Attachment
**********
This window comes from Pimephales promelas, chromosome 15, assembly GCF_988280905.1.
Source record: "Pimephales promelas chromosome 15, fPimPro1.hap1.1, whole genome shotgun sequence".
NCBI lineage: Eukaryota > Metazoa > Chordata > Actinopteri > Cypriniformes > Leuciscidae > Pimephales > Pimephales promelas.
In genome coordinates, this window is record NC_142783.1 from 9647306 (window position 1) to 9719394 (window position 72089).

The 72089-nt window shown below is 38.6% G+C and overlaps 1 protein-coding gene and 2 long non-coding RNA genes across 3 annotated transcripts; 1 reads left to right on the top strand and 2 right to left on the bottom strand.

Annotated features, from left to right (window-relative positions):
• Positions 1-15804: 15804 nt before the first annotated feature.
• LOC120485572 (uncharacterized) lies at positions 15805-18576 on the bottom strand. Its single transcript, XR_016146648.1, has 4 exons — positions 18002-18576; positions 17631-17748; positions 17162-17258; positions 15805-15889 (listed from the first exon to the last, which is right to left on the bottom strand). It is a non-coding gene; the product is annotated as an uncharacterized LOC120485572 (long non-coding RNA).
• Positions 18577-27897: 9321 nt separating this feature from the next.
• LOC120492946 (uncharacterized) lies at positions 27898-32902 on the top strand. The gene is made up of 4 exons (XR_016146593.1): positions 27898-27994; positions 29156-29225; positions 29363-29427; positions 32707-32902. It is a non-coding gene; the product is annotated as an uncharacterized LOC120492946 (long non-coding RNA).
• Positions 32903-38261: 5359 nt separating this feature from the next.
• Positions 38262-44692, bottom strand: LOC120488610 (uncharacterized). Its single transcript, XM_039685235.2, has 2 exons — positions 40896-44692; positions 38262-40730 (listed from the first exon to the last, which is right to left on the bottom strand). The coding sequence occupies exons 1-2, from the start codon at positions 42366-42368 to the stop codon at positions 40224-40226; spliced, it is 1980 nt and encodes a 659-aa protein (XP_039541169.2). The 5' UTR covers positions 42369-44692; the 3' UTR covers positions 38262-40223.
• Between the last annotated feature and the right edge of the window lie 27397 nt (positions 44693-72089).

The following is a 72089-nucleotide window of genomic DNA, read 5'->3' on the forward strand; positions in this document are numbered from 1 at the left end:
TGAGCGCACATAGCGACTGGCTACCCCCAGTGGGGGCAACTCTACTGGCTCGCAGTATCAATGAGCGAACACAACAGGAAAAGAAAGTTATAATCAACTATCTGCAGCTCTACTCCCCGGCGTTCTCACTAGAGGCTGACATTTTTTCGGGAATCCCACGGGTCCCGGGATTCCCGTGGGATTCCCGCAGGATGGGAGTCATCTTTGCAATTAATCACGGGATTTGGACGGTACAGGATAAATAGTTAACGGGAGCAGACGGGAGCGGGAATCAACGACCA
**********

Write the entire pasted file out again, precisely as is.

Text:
This window comes from Pimephales promelas, chromosome 15, assembly GCF_988280905.1.
Source record: "Pimephales promelas chromosome 15, fPimPro1.hap1.1, whole genome shotgun sequence".
NCBI lineage: Eukaryota > Metazoa > Chordata > Actinopteri > Cypriniformes > Leuciscidae > Pimephales > Pimephales promelas.
In genome coordinates, this window is record NC_142783.1 from 9647306 (window position 1) to 9719394 (window position 72089).

The 72089-nt window shown below is 38.6% G+C and overlaps 1 protein-coding gene and 2 long non-coding RNA genes across 3 annotated transcripts; 1 reads left to right on the top strand and 2 right to left on the bottom strand.

Annotated features, from left to right (window-relative positions):
• Positions 1-15804: 15804 nt before the first annotated feature.
• LOC120485572 (uncharacterized) lies at positions 15805-18576 on the bottom strand. Its single transcript, XR_016146648.1, has 4 exons — positions 18002-18576; positions 17631-17748; positions 17162-17258; positions 15805-15889 (listed from the first exon to the last, which is right to left on the bottom strand). It is a non-coding gene; the product is annotated as an uncharacterized LOC120485572 (long non-coding RNA).
• Positions 18577-27897: 9321 nt separating this feature from the next.
• LOC120492946 (uncharacterized) lies at positions 27898-32902 on the top strand. The gene is made up of 4 exons (XR_016146593.1): positions 27898-27994; positions 29156-29225; positions 29363-29427; positions 32707-32902. It is a non-coding gene; the product is annotated as an uncharacterized LOC120492946 (long non-coding RNA).
• Positions 32903-38261: 5359 nt separating this feature from the next.
• Positions 38262-44692, bottom strand: LOC120488610 (uncharacterized). Its single transcript, XM_039685235.2, has 2 exons — positions 40896-44692; positions 38262-40730 (listed from the first exon to the last, which is right to left on the bottom strand). The coding sequence occupies exons 1-2, from the start codon at positions 42366-42368 to the stop codon at positions 40224-40226; spliced, it is 1980 nt and encodes a 659-aa protein (XP_039541169.2). The 5' UTR covers positions 42369-44692; the 3' UTR covers positions 38262-40223.
• Between the last annotated feature and the right edge of the window lie 27397 nt (positions 44693-72089).

The following is a 72089-nucleotide window of genomic DNA, read 5'->3' on the forward strand; positions in this document are numbered from 1 at the left end:
TGAGCGCACATAGCGACTGGCTACCCCCAGTGGGGGCAACTCTACTGGCTCGCAGTATCAATGAGCGAACACAACAGGAAAAGAAAGTTATAATCAACTATCTGCAGCTCTACTCCCCGGCGTTCTCACTAGAGGCTGACATTTTTTCGGGAATCCCACGGGTCCCGGGATTCCCGTGGGATTCCCGCAGGATGGGAGTCATCTTTGCAATTAATCACGGGATTTGGACGGTACAGGATAAATAGTTAACGGGAGCAGACGGGAGCGGGAATCAACGACCA